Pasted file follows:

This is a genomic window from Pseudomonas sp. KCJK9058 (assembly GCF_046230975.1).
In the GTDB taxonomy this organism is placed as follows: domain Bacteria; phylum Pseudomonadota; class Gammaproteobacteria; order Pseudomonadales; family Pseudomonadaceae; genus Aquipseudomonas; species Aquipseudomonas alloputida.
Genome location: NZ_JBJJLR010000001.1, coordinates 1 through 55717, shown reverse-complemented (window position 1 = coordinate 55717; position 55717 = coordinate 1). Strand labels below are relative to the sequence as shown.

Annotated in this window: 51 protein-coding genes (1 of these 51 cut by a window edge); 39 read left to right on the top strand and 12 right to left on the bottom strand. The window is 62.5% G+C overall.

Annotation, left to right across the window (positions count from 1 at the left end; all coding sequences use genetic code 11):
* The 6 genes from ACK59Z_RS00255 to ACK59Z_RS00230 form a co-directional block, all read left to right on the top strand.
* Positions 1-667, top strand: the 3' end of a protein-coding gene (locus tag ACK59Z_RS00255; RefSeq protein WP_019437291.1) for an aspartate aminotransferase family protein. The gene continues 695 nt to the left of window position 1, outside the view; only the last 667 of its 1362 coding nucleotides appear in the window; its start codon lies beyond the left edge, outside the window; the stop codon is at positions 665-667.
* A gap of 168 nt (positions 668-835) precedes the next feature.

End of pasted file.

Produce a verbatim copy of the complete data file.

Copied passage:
This is a genomic window from Pseudomonas sp. KCJK9058 (assembly GCF_046230975.1).
In the GTDB taxonomy this organism is placed as follows: domain Bacteria; phylum Pseudomonadota; class Gammaproteobacteria; order Pseudomonadales; family Pseudomonadaceae; genus Aquipseudomonas; species Aquipseudomonas alloputida.
Genome location: NZ_JBJJLR010000001.1, coordinates 1 through 55717, shown reverse-complemented (window position 1 = coordinate 55717; position 55717 = coordinate 1). Strand labels below are relative to the sequence as shown.

Annotated in this window: 51 protein-coding genes (1 of these 51 cut by a window edge); 39 read left to right on the top strand and 12 right to left on the bottom strand. The window is 62.5% G+C overall.

Annotation, left to right across the window (positions count from 1 at the left end; all coding sequences use genetic code 11):
* The 6 genes from ACK59Z_RS00255 to ACK59Z_RS00230 form a co-directional block, all read left to right on the top strand.
* Positions 1-667, top strand: the 3' end of a protein-coding gene (locus tag ACK59Z_RS00255; RefSeq protein WP_019437291.1) for an aspartate aminotransferase family protein. The gene continues 695 nt to the left of window position 1, outside the view; only the last 667 of its 1362 coding nucleotides appear in the window; its start codon lies beyond the left edge, outside the window; the stop codon is at positions 665-667.
* A gap of 168 nt (positions 668-835) precedes the next feature.